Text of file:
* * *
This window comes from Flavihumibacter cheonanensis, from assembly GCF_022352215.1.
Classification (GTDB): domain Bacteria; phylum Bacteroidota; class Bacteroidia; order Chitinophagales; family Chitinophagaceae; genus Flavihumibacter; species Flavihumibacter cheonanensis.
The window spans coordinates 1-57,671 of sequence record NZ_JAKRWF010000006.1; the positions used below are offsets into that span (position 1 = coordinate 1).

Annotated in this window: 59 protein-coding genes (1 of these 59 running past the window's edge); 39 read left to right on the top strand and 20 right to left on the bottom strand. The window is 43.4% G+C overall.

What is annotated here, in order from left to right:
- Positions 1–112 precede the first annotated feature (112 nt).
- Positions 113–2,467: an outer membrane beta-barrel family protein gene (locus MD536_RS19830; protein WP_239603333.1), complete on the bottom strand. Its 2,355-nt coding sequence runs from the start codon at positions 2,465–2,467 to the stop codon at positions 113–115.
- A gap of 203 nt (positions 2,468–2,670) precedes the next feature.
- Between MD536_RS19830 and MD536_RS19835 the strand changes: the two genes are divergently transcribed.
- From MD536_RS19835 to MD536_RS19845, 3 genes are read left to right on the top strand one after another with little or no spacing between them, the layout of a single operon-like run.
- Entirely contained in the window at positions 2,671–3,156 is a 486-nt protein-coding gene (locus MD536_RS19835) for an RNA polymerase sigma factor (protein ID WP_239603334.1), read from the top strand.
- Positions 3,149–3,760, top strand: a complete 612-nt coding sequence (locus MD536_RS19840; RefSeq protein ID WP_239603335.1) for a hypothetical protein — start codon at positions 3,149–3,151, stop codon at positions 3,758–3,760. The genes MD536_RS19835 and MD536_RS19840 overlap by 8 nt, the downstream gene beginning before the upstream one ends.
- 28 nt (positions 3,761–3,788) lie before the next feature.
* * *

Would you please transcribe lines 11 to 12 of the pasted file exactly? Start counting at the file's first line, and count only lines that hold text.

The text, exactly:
- Entirely contained in the window at positions 2,671–3,156 is a 486-nt protein-coding gene (locus MD536_RS19835) for an RNA polymerase sigma factor (protein ID WP_239603334.1), read from the top strand.
- Positions 3,149–3,760, top strand: a complete 612-nt coding sequence (locus MD536_RS19840; RefSeq protein ID WP_239603335.1) for a hypothetical protein — start codon at positions 3,149–3,151, stop codon at positions 3,758–3,760. The genes MD536_RS19835 and MD536_RS19840 overlap by 8 nt, the downstream gene beginning before the upstream one ends.